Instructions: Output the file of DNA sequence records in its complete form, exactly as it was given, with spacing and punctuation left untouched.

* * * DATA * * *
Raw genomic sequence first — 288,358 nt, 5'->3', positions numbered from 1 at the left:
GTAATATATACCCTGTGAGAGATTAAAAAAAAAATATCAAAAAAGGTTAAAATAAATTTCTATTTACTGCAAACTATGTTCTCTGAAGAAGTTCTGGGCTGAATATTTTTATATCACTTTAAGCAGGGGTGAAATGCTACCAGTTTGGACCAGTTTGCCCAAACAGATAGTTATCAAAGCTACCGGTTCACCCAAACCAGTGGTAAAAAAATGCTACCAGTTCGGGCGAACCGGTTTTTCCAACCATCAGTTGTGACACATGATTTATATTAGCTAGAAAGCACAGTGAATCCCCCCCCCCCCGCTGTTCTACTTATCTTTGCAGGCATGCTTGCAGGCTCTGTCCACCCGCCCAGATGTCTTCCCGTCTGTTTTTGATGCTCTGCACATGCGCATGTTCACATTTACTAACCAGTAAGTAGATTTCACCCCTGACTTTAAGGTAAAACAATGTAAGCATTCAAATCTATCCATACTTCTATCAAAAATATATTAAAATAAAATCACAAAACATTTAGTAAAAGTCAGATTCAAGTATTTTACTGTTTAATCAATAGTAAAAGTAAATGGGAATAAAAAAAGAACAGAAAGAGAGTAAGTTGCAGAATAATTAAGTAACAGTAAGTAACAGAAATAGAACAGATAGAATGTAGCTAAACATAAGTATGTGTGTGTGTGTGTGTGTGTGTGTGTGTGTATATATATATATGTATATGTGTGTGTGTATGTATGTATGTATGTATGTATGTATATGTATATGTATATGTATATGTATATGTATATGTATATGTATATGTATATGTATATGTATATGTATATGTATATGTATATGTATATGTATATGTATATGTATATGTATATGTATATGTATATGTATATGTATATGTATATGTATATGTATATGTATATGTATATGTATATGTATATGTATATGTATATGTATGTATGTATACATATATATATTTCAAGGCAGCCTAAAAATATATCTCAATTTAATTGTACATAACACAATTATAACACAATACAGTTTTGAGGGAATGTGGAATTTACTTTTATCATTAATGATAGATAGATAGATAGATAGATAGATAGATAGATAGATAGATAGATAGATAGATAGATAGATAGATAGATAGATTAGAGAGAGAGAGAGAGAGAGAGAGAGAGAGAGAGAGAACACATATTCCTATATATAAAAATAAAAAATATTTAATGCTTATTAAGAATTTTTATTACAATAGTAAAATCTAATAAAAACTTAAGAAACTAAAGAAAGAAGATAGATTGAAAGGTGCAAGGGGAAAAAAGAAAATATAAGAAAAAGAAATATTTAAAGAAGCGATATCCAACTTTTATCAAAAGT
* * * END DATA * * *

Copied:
Raw genomic sequence first — 288,358 nt, 5'->3', positions numbered from 1 at the left:
GTAATATATACCCTGTGAGAGATTAAAAAAAAAATATCAAAAAAGGTTAAAATAAATTTCTATTTACTGCAAACTATGTTCTCTGAAGAAGTTCTGGGCTGAATATTTTTATATCACTTTAAGCAGGGGTGAAATGCTACCAGTTTGGACCAGTTTGCCCAAACAGATAGTTATCAAAGCTACCGGTTCACCCAAACCAGTGGTAAAAAAATGCTACCAGTTCGGGCGAACCGGTTTTTCCAACCATCAGTTGTGACACATGATTTATATTAGCTAGAAAGCACAGTGAATCCCCCCCCCCCCGCTGTTCTACTTATCTTTGCAGGCATGCTTGCAGGCTCTGTCCACCCGCCCAGATGTCTTCCCGTCTGTTTTTGATGCTCTGCACATGCGCATGTTCACATTTACTAACCAGTAAGTAGATTTCACCCCTGACTTTAAGGTAAAACAATGTAAGCATTCAAATCTATCCATACTTCTATCAAAAATATATTAAAATAAAATCACAAAACATTTAGTAAAAGTCAGATTCAAGTATTTTACTGTTTAATCAATAGTAAAAGTAAATGGGAATAAAAAAAGAACAGAAAGAGAGTAAGTTGCAGAATAATTAAGTAACAGTAAGTAACAGAAATAGAACAGATAGAATGTAGCTAAACATAAGTATGTGTGTGTGTGTGTGTGTGTGTGTGTGTGTATATATATATATGTATATGTGTGTGTGTATGTATGTATGTATGTATGTATGTATATGTATATGTATATGTATATGTATATGTATATGTATATGTATATGTATATGTATATGTATATGTATATGTATATGTATATGTATATGTATATGTATATGTATATGTATATGTATATGTATATGTATATGTATATGTATATGTATATGTATATGTATATGTATATGTATATGTATATGTATATGTATATGTATGTATGTATACATATATATATTTCAAGGCAGCCTAAAAATATATCTCAATTTAATTGTACATAACACAATTATAACACAATACAGTTTTGAGGGAATGTGGAATTTACTTTTATCATTAATGATAGATAGATAGATAGATAGATAGATAGATAGATAGATAGATAGATAGATAGATAGATAGATAGATAGATAGATTAGAGAGAGAGAGAGAGAGAGAGAGAGAGAGAGAGAGAACACATATTCCTATATATAAAAATAAAAAATATTTAATGCTTATTAAGAATTTTTATTACAATAGTAAAATCTAATAAAAACTTAAGAAACTAAAGAAAGAAGATAGATTGAAAGGTGCAAGGGGAAAAAAGAAAATATAAGAAAAAGAAATATTTAAAGAAGCGATATCCAACTTTTATCAAAAGT